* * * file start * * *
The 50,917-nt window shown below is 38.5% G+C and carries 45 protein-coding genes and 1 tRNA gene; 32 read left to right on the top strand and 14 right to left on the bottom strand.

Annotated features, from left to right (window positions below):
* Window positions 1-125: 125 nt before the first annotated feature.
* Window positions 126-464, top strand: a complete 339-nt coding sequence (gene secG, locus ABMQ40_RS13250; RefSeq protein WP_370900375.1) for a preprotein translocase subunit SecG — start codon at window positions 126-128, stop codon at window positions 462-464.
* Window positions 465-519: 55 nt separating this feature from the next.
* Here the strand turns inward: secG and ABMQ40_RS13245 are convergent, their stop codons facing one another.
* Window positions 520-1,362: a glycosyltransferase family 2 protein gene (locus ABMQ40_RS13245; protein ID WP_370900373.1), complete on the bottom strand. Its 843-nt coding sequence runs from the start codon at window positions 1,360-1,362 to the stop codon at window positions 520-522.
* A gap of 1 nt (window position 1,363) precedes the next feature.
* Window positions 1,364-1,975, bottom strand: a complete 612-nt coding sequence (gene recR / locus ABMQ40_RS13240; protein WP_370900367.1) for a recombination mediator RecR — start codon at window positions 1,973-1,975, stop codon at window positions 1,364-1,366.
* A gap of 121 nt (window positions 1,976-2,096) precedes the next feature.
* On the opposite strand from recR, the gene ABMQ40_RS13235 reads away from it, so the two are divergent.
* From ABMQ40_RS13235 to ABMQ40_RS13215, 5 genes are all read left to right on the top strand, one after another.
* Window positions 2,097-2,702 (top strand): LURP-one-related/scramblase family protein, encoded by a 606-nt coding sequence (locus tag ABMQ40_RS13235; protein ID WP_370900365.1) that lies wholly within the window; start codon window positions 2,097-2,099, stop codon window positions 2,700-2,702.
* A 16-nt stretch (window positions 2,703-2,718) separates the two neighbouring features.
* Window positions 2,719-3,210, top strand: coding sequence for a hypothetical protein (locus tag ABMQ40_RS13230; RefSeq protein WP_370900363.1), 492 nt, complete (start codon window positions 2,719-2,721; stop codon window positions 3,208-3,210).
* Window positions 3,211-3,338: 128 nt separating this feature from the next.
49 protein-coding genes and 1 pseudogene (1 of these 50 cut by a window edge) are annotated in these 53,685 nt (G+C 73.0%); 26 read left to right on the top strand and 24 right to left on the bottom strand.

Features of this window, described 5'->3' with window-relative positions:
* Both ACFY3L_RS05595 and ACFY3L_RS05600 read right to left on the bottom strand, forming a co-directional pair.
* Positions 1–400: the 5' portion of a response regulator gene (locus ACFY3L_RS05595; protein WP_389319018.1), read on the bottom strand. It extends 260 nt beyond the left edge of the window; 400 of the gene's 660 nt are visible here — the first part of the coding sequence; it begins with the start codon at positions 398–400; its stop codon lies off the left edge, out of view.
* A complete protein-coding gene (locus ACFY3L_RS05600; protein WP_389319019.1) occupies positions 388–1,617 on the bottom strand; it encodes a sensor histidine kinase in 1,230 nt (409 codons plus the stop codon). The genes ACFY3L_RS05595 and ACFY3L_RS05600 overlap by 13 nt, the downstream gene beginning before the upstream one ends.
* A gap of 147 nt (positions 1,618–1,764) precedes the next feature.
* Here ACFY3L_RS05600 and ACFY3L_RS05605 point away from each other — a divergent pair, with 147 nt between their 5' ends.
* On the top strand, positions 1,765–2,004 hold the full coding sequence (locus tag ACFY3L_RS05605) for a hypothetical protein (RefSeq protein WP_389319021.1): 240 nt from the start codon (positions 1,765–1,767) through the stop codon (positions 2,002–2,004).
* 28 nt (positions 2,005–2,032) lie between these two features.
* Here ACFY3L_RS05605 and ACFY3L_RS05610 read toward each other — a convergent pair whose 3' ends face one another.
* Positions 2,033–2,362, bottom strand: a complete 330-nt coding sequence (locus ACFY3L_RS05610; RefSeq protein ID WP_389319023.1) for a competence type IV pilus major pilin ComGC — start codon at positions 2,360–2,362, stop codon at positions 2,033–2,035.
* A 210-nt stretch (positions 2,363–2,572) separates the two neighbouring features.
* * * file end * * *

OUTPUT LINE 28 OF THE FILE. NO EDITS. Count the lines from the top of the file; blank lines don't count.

* A 210-nt stretch (positions 2,363–2,572) separates the two neighbouring features.